1. Solsbury Hill is one of my very favorite “odd meter” songs because of how well the sense of urgency of the beat matches the moment of the song. It’s a song that grooves, but doesn’t have time to wait around for the formality of the eighth beat.
      Simple, but so effective.

  14. A couple people have mentioned doing 9/8 as 3 triples. A classic example is “Beautiful Dreamer,” which could have been done in 6/8, but the song would’ve felt hurried. It’s like waltz within a waltz.

    Also, for an adventure in odd meters: “Tarkus” (ELP).

    1. As a church musician, when I think of 9/8 the first song I think of is Blessed Assurance, which also plays it as three sets of triples.

  15. For me, the key is to understanding and mentally “accepting” the odd time signatures is that every other measure is syncopated to the previous measure. So since the first measure starts on the downbeat of 1, the second measure is syncopated, and starts on the relative upbeat. The measures alternate in syncopation throughout. Measure 1 downbeat. Measure 2 upbeat. Measure 3 downbeat. Measure 4 upbeat, and so-on. Makes it feel more normal.

  16. As a guitarist I love how much more freeing the piano can be to create songs on the fly, by thinking of melodies at the same time as you figure out chords, voicing, rhythms, etc. The guitar can also be used for that, of course, but not so effortlessly.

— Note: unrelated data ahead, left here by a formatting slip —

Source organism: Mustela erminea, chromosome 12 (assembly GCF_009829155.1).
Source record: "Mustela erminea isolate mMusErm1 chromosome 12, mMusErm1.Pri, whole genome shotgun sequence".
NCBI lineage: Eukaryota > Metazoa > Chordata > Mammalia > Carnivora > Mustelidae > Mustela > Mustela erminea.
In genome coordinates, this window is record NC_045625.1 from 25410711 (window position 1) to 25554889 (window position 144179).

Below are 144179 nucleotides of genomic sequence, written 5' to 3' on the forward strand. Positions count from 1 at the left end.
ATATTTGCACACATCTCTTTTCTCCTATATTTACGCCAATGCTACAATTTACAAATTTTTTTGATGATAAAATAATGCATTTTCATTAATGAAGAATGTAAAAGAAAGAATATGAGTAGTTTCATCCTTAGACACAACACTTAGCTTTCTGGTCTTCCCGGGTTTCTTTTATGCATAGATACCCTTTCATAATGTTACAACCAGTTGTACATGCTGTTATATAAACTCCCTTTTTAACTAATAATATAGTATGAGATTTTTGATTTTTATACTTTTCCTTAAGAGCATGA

1. Good point. This is why I love my looper. I can throw down a rhythm and then start trying out leads and motifs over the top. Still not as spontaneous as being able to play independent notes on both hands ha

  17. You managed to play these in such a smooth way that they don’t sound as herky-jerky as I’d typically expect. Your trick with how your arranging the beats is awesome! To answer your question, I think I’m counting 13/8 for your closing example. As a counterpoint to this video, now show us how you can make normal time signatures sound odd. It’s amazing what can be done by placing emphasis on beats you wouldn’t typically do in 4/4

    1. Meshuggah is definitely the oddest form of 4/4, I’d say.
      Lots of polyrhythms.

  18. There’s a thing at the beginning of this video that you don’t mention in words, but which shows how well you’ve practiced the skill you’re trying to teach here: you speak in a normal voice while playing the 5-beat rhythm. This would be quite impossible to do if you weren’t feeling the pulse of the rhythm rather than counting it in your head.
    Got my attention. This is exactly the kind of ease I always want in my own playing.

  19. As a classically-trained musician, I don’t have any issues playing in odd meters. In fact, I’ve always kind of gravitated toward more complex pieces because they’re typically more interesting to play (though of course, there’s definitely a place for slower, more melodic music, too). The piece at the end is in 13/8.